Once elected, the core macro foreign policy goal for the Obama administration was to “end America’s wars” in the Middle East (notably Iraq and Afghanistan), and vastly reduce its role in the region overall. On the more specific counterterrorism side, Obama pledged to close the U.S. prison in Guantanamo Bay and allow the detainees to be tried in civilian criminal courts (including 9/11 mastermind Khalid Sheikh Mohammed), ban torture and other harsh interrogation tactics, end the practice of renditions, and repeal the most intrusive parts of the Patriot Act while ending warrantless surveillance generally. And, after years of accusing the Bush White House of using the war on terrorism as an “excuse for unchecked presidential power,” Obama vowed to bring executive power back in line with “Constitutional values.”
The problem with all this was not that Obama followed through on everything he promised. With the exception of banning torture, Obama has maintained and in some cases expanded upon the aggressive Bush tactics, such as ever-widening electronic surveillance, and a massive increase of drone killings against thousands of suspected terrorists overseas (a far cry from a lawyer and a day in court). And on the use of executive power, despite greater efforts to justify constitutionality, Obama has maintained a Bush-Cheney approach to presidential wartime powers, including an increasingly controversial reliance on the “state secrets” privilege to withhold information from the courts and the American people.
Rather, the problem is that the administration believes that even if it keeps the most hard-line counterterrorism tactics and practices, as long as it speaks about terrorism in a different way—for example, eliminating the phrase “war on terrorism,” and never uttering the words “Islamic terrorism”—and as long as it is viewed as withdrawing from the Middle East and other parts of the world deemed provocative, then America will be, to use one of the administration’s favorite lines, engaging in a “smarter” fight against terrorism.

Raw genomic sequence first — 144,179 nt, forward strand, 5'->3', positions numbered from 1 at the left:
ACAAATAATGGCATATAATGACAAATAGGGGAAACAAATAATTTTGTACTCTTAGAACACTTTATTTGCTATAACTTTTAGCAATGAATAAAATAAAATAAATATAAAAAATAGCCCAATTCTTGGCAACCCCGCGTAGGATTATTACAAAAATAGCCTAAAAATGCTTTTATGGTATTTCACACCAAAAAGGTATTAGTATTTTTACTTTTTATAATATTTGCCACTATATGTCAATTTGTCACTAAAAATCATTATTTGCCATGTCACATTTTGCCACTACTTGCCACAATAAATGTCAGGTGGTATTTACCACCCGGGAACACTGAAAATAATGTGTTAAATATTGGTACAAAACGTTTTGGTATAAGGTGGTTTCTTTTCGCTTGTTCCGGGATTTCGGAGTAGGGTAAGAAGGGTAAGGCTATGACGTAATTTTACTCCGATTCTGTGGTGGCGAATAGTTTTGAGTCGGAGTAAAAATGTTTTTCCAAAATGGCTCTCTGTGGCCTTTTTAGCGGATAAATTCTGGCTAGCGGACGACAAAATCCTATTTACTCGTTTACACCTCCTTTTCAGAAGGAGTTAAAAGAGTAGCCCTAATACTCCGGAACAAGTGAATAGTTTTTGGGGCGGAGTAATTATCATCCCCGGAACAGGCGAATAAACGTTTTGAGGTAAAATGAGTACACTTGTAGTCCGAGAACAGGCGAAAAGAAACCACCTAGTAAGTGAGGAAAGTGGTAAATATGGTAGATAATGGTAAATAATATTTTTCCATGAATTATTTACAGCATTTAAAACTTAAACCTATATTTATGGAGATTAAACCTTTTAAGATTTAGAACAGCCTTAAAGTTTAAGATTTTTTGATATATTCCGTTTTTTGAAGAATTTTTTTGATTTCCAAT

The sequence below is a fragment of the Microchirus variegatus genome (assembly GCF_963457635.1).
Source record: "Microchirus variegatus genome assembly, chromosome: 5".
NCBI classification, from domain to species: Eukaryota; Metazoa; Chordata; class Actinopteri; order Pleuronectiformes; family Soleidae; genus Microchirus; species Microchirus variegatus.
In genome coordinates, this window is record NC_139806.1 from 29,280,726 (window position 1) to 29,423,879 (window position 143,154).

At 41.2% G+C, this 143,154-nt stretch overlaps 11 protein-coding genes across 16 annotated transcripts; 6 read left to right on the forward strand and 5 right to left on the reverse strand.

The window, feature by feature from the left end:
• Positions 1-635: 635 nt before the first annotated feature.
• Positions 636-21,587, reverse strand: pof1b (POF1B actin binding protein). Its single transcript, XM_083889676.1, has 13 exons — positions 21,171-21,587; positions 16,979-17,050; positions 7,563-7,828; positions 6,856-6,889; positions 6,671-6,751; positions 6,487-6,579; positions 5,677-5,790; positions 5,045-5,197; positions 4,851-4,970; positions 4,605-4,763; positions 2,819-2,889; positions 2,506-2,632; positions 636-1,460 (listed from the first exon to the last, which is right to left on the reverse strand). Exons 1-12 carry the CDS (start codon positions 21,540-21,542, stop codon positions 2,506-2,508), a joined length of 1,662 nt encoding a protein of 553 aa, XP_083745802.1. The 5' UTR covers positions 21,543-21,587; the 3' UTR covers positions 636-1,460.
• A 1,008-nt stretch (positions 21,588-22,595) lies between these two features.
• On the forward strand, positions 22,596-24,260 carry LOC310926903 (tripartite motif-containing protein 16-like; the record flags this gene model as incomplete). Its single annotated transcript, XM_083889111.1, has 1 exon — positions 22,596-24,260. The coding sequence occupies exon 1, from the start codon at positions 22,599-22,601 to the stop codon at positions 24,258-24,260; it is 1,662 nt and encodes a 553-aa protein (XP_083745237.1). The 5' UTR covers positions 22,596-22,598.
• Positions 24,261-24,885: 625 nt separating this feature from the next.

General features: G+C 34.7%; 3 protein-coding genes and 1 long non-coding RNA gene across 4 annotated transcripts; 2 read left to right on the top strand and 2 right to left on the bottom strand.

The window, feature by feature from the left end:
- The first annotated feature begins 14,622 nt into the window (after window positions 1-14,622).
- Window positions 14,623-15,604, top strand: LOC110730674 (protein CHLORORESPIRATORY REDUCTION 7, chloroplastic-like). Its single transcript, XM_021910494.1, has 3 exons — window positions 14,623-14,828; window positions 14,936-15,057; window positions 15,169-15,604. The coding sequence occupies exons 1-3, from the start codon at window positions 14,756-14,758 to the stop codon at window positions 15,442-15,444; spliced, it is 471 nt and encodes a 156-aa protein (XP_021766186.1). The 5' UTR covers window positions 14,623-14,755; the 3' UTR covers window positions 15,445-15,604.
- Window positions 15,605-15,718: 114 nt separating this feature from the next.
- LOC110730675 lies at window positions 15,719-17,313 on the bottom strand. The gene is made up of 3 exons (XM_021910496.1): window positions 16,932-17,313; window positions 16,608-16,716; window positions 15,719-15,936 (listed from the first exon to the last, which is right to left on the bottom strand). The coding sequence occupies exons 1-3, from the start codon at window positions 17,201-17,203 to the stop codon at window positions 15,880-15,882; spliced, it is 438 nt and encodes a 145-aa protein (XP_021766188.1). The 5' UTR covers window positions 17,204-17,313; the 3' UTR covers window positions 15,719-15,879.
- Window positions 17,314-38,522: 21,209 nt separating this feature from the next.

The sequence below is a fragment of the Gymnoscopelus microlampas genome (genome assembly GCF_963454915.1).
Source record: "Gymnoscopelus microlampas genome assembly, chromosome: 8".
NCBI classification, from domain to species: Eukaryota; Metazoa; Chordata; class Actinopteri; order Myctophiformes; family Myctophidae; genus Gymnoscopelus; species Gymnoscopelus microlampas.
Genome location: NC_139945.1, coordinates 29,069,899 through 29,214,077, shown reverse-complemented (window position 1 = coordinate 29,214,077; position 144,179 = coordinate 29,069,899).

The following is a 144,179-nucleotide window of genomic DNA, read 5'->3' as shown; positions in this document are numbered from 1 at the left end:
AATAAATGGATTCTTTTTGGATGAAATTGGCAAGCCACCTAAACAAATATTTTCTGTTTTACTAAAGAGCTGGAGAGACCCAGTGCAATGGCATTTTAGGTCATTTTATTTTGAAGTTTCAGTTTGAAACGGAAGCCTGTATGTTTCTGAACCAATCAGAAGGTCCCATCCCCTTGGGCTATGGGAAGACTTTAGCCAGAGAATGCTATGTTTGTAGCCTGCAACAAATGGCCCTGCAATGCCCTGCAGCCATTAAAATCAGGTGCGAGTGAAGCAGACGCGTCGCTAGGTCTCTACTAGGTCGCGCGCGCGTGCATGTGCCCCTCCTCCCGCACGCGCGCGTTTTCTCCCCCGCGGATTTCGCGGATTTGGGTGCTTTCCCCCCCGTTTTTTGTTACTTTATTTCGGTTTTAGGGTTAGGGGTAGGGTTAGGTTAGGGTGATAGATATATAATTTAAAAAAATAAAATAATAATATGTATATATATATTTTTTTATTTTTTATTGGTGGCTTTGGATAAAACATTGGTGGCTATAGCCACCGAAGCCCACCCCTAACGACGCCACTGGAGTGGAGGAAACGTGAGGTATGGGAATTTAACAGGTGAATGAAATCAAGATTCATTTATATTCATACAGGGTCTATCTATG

But this was also the mindset that led Obama to order the full withdrawal of U.S. troops from Iraq in 2011, which, notably, sparked the rebirth of Al Qaeda in Iraq (AQI), now known as ISIS. Obama’s rejection of requests by his senior military advisers and other cabinet officials to maintain a modest troop presence—to protect the peace gained by the 2007–08 “surge” (and the defeat of AQI)—will likely be remembered as one of his most consequential foreign policy blunders. Nearly five thousand U.S. troops (and counting) are already now back in Iraq, under much more chaotic circumstances.
And it was the mindset that led to the announcement of dates certain for the end of U.S. combat operations in Afghanistan (2014), and for the withdrawal of all U.S. troops there (2015)—dates that have come and gone, clouded by the Iraq withdrawal debacle and the stubborn strength of the Taliban, which is patiently waiting for America to hit the exits. With ISIS now in Afghanistan, U.S. forces are currently conducting major operations against both groups.
And, finally, it is the mindset that motivates the administration to downplay every instance of terrorism inside the United States as, for example, “workplace violence” (the Fort Hood shooting), or acts of “isolated extremists” (the 2009 Christmas Day underwear bomber), or a “gun control” issue (the San Bernardino shootings), without leveling with the American people about the true nature of this globalized threat.
To be clear, following the Bush record of hyperbole and overreaction, it was perfectly reasonable (and wise) for the Obama administration to offer a calmer tone. And it is certainly true, as administration officials like to remind us, that overhyping terror threats only benefits the terrorists—whose sole purpose, after all, is to terrorize.
But Obama’s decision to cling to soothing rhetoric even in the face of the dramatic uptick in terror violence worldwide—he recently dubbed ISIS as merely “a bunch of killers with good social media,” and described bathtubs as a greater hazard than terrorism—helps explain why a record number of Americans (roughly 60 percent) now distrust his administration on issues relating to terrorism, ISIS and foreign policy generally. Such discontent plays right into the hands of a nativist demagogue like Donald Trump.
In other words, the temptation for Obama to do the opposite of Bush—to insist on limiting America’s role in the Middle East, to downplay terror threats at every turn—though understandable, and in some ways necessary, was not sufficient.
It was not sufficient, because the softer language used by the administration has been totally detached from its hard-line policies—creation of a surveillance state, ramping up drones, dispatching dozens more Special Operations units around the world—which has led to a profound disconnect with the American people and with America’s allies.